What is Big Think?  

We are Big Idea Hunters…

We live in a time of information abundance, which far too many of us see as information overload. With the sum total of human knowledge, past and present, at our fingertips, we’re faced with a crisis of attention: which ideas should we engage with, and why? Big Think is an evolving roadmap to the best thinking on the planet — the ideas that can help you think flexibly and act decisively in a multivariate world.

A word about Big Ideas and Themes — The architecture of Big Think

Big ideas are lenses for envisioning the future. Every article and video on bigthink.com and on our learning platforms is based on an emerging “big idea” that is significant, widely relevant, and actionable. We’re sifting the noise for the questions and insights that have the power to change all of our lives, for decades to come. For example, reverse-engineering is a big idea in that the concept is increasingly useful across multiple disciplines, from education to nanotechnology.

Themes are the seven broad umbrellas under which we organize the hundreds of big ideas that populate Big Think. They include New World Order, Earth and Beyond, 21st Century Living, Going Mental, Extreme Biology, Power and Influence, and Inventing the Future.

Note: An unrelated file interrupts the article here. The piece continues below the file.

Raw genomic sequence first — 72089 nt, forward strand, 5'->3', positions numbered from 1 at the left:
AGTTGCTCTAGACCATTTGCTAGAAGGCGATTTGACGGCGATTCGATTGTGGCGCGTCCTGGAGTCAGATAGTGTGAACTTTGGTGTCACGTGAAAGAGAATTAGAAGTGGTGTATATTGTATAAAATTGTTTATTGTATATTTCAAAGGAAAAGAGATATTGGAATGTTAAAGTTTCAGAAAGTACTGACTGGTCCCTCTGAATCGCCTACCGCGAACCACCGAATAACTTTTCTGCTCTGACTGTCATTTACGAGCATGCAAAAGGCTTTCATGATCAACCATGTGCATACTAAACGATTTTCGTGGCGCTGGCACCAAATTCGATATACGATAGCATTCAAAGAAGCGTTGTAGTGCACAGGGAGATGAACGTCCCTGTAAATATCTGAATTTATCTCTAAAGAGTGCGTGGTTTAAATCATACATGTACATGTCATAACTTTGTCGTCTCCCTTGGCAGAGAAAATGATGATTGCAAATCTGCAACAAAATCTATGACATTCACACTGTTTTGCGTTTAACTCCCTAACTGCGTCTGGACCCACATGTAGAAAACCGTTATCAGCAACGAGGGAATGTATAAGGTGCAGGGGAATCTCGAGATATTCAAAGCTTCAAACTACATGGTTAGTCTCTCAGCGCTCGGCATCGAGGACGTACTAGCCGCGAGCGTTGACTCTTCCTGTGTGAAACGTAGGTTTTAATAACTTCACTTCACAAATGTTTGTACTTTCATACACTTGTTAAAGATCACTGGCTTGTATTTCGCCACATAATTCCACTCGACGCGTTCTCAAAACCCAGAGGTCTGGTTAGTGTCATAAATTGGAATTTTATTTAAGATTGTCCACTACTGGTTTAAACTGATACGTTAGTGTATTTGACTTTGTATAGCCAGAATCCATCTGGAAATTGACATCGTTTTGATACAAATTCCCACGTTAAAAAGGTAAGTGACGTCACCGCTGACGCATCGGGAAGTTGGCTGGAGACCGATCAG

Big Think Features:

12,000+ Expert Videos

1

Browse videos featuring experts across a wide range of disciplines, from personal health to business leadership to neuroscience.

Watch videos

World Renowned Bloggers

2

Big Think’s contributors offer expert analysis of the big ideas behind the news.

Go to blogs

Big Think Edge

3

Big Think’s Edge learning platform for career mentorship and professional development provides engaging and actionable courses delivered by the people who are shaping our future.

Find out more
Close

Stephen Hawking: Higgs Boson Discovery Makes Science Less Interesting

November 16, 2013, 11:59 AM
Images

The Higgs Boson, the elementary particle that explains why other particles have mass, was discovered last year. The Nobel Prize was duly dolled out. So where does that leave us now?

"Physics would be far more interesting if it had not been found," the astrophysicist Stephen Hawking recently told an audience at the Science Museum in London. 

How so?

For one thing, had the decade-long search for evidence of the Higgs proved to be inconclusive, scientists would have had to reexamine ideas about particles that would have launched inquires into other interesting areas, Hawking said. The scientist said he hopes that more research will be done in areas such as supersymmetry. 

"I think the discovery of supersymmetric partners for the known particles would revolutionize our understanding of the universe," Hawking said.

Read more here

 

Stephen Hawking: Higgs Boso...

Newsletter: Share: